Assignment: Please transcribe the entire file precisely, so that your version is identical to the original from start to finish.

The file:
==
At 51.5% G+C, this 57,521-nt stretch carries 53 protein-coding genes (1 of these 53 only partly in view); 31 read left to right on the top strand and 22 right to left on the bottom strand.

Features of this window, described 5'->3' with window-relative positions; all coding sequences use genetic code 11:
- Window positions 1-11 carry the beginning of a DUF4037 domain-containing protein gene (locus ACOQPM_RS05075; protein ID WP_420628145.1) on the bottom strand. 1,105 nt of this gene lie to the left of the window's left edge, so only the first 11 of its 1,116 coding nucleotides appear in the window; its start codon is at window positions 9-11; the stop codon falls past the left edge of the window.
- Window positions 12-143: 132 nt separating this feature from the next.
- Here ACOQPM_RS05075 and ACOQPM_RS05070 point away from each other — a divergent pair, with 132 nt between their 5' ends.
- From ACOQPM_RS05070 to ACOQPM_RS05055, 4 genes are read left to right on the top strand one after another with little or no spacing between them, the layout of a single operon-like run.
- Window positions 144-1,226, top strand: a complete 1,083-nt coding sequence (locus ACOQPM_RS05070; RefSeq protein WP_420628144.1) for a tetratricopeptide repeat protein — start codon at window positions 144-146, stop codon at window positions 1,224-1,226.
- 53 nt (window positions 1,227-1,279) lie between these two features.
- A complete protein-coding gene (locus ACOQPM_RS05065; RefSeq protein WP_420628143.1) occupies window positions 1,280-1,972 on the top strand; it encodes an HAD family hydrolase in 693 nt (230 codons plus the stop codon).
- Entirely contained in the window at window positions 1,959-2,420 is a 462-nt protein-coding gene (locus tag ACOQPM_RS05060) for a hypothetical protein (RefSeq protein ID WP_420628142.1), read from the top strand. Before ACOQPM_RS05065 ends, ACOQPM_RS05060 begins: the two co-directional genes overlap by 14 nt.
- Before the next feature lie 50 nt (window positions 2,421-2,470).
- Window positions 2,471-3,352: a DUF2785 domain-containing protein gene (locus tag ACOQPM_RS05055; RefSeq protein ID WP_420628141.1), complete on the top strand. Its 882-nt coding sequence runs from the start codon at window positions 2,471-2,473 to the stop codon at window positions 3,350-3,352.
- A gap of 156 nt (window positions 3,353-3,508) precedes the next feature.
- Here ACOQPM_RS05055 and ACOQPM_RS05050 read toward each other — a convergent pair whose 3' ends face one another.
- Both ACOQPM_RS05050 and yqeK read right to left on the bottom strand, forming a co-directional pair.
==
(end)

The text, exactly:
At 51.5% G+C, this 57,521-nt stretch carries 53 protein-coding genes (1 of these 53 only partly in view); 31 read left to right on the top strand and 22 right to left on the bottom strand.

Features of this window, described 5'->3' with window-relative positions; all coding sequences use genetic code 11:
- Window positions 1-11 carry the beginning of a DUF4037 domain-containing protein gene (locus ACOQPM_RS05075; protein ID WP_420628145.1) on the bottom strand. 1,105 nt of this gene lie to the left of the window's left edge, so only the first 11 of its 1,116 coding nucleotides appear in the window; its start codon is at window positions 9-11; the stop codon falls past the left edge of the window.
- Window positions 12-143: 132 nt separating this feature from the next.
- Here ACOQPM_RS05075 and ACOQPM_RS05070 point away from each other — a divergent pair, with 132 nt between their 5' ends.
- From ACOQPM_RS05070 to ACOQPM_RS05055, 4 genes are read left to right on the top strand one after another with little or no spacing between them, the layout of a single operon-like run.
- Window positions 144-1,226, top strand: a complete 1,083-nt coding sequence (locus ACOQPM_RS05070; RefSeq protein WP_420628144.1) for a tetratricopeptide repeat protein — start codon at window positions 144-146, stop codon at window positions 1,224-1,226.
- 53 nt (window positions 1,227-1,279) lie between these two features.
- A complete protein-coding gene (locus ACOQPM_RS05065; RefSeq protein WP_420628143.1) occupies window positions 1,280-1,972 on the top strand; it encodes an HAD family hydrolase in 693 nt (230 codons plus the stop codon).
- Entirely contained in the window at window positions 1,959-2,420 is a 462-nt protein-coding gene (locus tag ACOQPM_RS05060) for a hypothetical protein (RefSeq protein ID WP_420628142.1), read from the top strand. Before ACOQPM_RS05065 ends, ACOQPM_RS05060 begins: the two co-directional genes overlap by 14 nt.
- Before the next feature lie 50 nt (window positions 2,421-2,470).
- Window positions 2,471-3,352: a DUF2785 domain-containing protein gene (locus tag ACOQPM_RS05055; RefSeq protein ID WP_420628141.1), complete on the top strand. Its 882-nt coding sequence runs from the start codon at window positions 2,471-2,473 to the stop codon at window positions 3,350-3,352.
- A gap of 156 nt (window positions 3,353-3,508) precedes the next feature.
- Here ACOQPM_RS05055 and ACOQPM_RS05050 read toward each other — a convergent pair whose 3' ends face one another.
- Both ACOQPM_RS05050 and yqeK read right to left on the bottom strand, forming a co-directional pair.